West Road neighbors leave their mark on Woodland athletics
BEACON FALLS — The playgrounds of New York and Compton, the frozen ponds of Minnesota and Canada, the sandlots of a thousand small towns — for decades, they’re where kids have become athletes before they’ve become legends.
If Woodland Regional High School has a breeding ground of its own, then look no further than a two-minute drive up Rimmon Hill and around the corner.
West Road is home to the Kingsleys, the indisputable first family of Woodland athletics. But over the last four years, the street corner’s legacy grew to include another neighbor whose qualifications are as good as any.
Zach Bedryczuk is five years younger than Tanner Kingsley. Long before their athletic legacies at Woodland were intertwined — the only two 1,000-point scorers in the school’s boys basketball history, both All-State baseball players, and both starting quarterbacks — they mixed it up in their adjoining yards.
“Every sport I played, I always played with him — in my backyard, on the trampoline, everything,” Bedryczuk recalls. “I always played basketball, baseball and football with him. I always looked up to him. I always wanted to be like him, be on the 1,000-point banner like him. He’s a role model for me.”
There was usually something going on at the Kingsley compound, whether it was Tanner’s friends or older brothers, Shane and Cody, and before long it started to include Bedryczuk.
“Whenever I’d have friends over, I’d be playing in the yard, basketball or baseball or football, he’d always come over,” Kingsley says. “He’d always pop in and play with us.”
Participation was about the only thing the Kingsleys gave the youngster.
“I was always the smallest one,” Bedryczuk says. “I had to work hard for everything. They wouldn’t give me an easy shot. They wouldn’t give me anything. I had to work for everything I got.”
That was, after all, the way Tanner learned from his brothers, and so it was the best way for the youngest Kingsley to pass on all the stuffed shots, strikeouts and hard tackles he’d endured for years.
“When he’d come over and get involved in the games, we never made it easy on him,” Kingsley says. “But we knew from when he was younger that he’d be a talented athlete.”
Like his neighbor, Bedryczuk became one of the best athletes in Woodland history. The only major difference in their careers came on the gridiron.
Kingsley put together one of the most statistically impressive quarterback careers in the history of Connecticut high school football, including the state record with 113 career touchdown passes. His 2015 graduation, after which he played football at Central Connecticut State, left a starting void just as Bedryczuk matriculated to Woodland.
Coach Chris Anderson decided to start the rookie — one of the few things at Woodland that Kingsley didn’t do — and Bedryczuk managed the offense during a 7-3 season in which he threw nine touchdown passes.
But after becoming a freshman starter in basketball and baseball, too, and knowing he eventually wanted to pursue a baseball career, Bedryczuk decided to cut one sport from his regimen.
“Becoming the starting quarterback as a freshman is something a lot of people wouldn’t walk away from, but I did,” he says. “My one year playing football in high school was a great year and I enjoyed it a lot, but after that year I knew I wanted to become more serious about baseball … during the fall and get looked at by colleges.
“I am happy with my decision because I am going to play baseball in college,” continues Bedryczuk, who will play hardball at Southern Connecticut State. “I would say yes, I have thought about what it would have been like (to have kept playing football), but it hasn’t made me regret my decision. I did what I thought was right for me.”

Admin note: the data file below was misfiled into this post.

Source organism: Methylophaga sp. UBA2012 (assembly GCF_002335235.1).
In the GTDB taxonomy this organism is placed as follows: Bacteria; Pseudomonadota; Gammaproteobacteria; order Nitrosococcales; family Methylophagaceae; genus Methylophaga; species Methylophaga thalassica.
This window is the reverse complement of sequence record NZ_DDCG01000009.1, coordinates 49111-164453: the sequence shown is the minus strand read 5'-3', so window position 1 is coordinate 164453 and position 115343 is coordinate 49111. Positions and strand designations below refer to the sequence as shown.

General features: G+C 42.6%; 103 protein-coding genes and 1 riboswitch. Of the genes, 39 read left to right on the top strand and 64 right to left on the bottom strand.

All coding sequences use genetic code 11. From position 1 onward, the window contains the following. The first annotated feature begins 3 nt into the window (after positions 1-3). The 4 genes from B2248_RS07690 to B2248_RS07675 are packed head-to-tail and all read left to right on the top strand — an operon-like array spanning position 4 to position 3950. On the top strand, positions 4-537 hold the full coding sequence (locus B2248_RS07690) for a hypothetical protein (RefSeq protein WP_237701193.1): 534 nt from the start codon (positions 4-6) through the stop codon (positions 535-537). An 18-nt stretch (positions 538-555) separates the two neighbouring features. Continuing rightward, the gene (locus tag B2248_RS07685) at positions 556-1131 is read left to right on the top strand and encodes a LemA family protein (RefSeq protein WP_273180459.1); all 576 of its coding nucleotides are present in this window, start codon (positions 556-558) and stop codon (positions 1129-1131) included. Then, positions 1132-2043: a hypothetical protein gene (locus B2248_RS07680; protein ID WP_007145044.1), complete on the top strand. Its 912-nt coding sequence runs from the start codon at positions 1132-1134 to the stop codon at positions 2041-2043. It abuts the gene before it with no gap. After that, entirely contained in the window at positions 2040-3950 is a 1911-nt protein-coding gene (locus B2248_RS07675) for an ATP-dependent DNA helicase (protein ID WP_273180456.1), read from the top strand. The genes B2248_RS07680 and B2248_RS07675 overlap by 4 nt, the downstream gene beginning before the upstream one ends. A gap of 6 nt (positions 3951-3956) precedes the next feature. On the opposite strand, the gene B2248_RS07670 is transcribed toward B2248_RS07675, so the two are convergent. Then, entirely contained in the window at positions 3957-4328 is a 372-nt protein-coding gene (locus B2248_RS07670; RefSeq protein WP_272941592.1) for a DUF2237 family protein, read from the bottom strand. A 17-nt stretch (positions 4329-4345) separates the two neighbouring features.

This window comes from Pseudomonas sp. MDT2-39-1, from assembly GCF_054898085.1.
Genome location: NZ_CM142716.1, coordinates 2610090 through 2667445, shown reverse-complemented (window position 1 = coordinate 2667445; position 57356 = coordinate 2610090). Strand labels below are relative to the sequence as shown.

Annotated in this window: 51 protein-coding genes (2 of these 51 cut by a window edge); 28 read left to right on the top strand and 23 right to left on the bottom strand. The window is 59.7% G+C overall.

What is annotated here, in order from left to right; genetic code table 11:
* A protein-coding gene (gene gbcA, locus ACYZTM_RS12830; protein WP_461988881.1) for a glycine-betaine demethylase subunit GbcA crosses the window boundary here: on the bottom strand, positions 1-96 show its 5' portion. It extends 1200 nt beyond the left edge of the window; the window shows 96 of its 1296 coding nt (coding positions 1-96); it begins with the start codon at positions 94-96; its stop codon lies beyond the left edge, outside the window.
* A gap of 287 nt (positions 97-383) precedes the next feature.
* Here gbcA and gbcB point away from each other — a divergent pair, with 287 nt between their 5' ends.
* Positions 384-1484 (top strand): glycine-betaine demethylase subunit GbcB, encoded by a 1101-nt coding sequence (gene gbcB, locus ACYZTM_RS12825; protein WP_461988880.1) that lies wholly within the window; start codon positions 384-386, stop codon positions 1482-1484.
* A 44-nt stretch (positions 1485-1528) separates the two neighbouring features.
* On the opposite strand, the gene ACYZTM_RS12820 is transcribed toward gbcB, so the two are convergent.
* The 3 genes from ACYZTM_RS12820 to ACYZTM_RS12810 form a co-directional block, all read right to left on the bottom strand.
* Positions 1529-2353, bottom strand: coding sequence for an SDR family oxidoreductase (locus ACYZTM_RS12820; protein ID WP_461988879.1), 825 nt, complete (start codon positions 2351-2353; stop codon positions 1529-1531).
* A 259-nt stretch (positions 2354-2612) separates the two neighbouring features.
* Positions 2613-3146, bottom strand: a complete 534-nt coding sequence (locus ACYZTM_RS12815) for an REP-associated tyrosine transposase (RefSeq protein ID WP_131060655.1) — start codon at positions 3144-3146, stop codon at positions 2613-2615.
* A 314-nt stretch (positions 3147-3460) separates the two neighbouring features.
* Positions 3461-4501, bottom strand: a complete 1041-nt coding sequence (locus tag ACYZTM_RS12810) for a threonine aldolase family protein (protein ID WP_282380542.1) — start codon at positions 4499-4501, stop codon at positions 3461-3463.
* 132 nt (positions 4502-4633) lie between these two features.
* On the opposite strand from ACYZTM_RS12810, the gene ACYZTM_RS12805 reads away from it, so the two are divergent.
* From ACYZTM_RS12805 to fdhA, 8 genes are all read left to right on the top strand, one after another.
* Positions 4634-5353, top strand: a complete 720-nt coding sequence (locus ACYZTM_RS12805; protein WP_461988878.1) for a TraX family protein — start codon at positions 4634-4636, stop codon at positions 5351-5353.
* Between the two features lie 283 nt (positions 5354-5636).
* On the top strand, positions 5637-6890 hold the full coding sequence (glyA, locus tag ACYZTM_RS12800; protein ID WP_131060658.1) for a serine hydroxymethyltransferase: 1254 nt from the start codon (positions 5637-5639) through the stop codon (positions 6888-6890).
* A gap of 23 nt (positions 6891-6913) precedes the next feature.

Bedryczuk finished his basketball career with 1,218 points, just shy of Kingsley’s 1,312, and became the best 3-point shooter in school history. In the spring, Bedryczuk earned All-State honors as a shortstop and led the Hawks to their second-best season in school history, culminating in a trip to the Class M semifinals.
“This season was one of the most fun seasons I’ve been a part of,” Bedryczuk says. “We were all close and were a team. We all have been playing with each other since Little League, so we have that bond and trust in each other. It was a season I will never forget.”
Now, both as Woodland alumni, the old neighbors got a chance to reflect on each other’s careers.
“Tanner was a great teammate and leader,” Bedryczuk says. “We both strive to be the best we could be and just compete. No matter the outcome, he and I would put in the work. (We were) always there to help our teammates and lead the right way. Tanner was a very talented player and I knew I wanted to strive for the same goals he had. I just wanted to be the best player I could be all around.”
“I always thought, especially this year, he was a great leader,” Kingsley says. “He’s just the type of kid who does everything right. He leads by example. You could tell that when he was going good, the whole team was going good. You could tell he had a lot of respect from his teammates.”
The next great Woodland athletes may not come from the top of West Road, but two of the best give similar advice that they learned on the lawn shared by their childhood homes.
“It takes a lot of hard work,” Kingsley says. “Especially at Woodland, when you’re the leader on the team, you’ve got people looking up to you, and you’re always trying to set the right example.
Whatever sport it was, all of us gave it everything we had every game. Guys like us, I don’t think you could ever say we took a play off.”
“You have to put in the work to see results,” Bedryczuk adds. “Even when you don’t want to go work out or practice, push yourself. You will thank yourself later. Always put in that extra work and don’t be afraid to compete. Have that mentality to be a winner and to be the best player you can be.”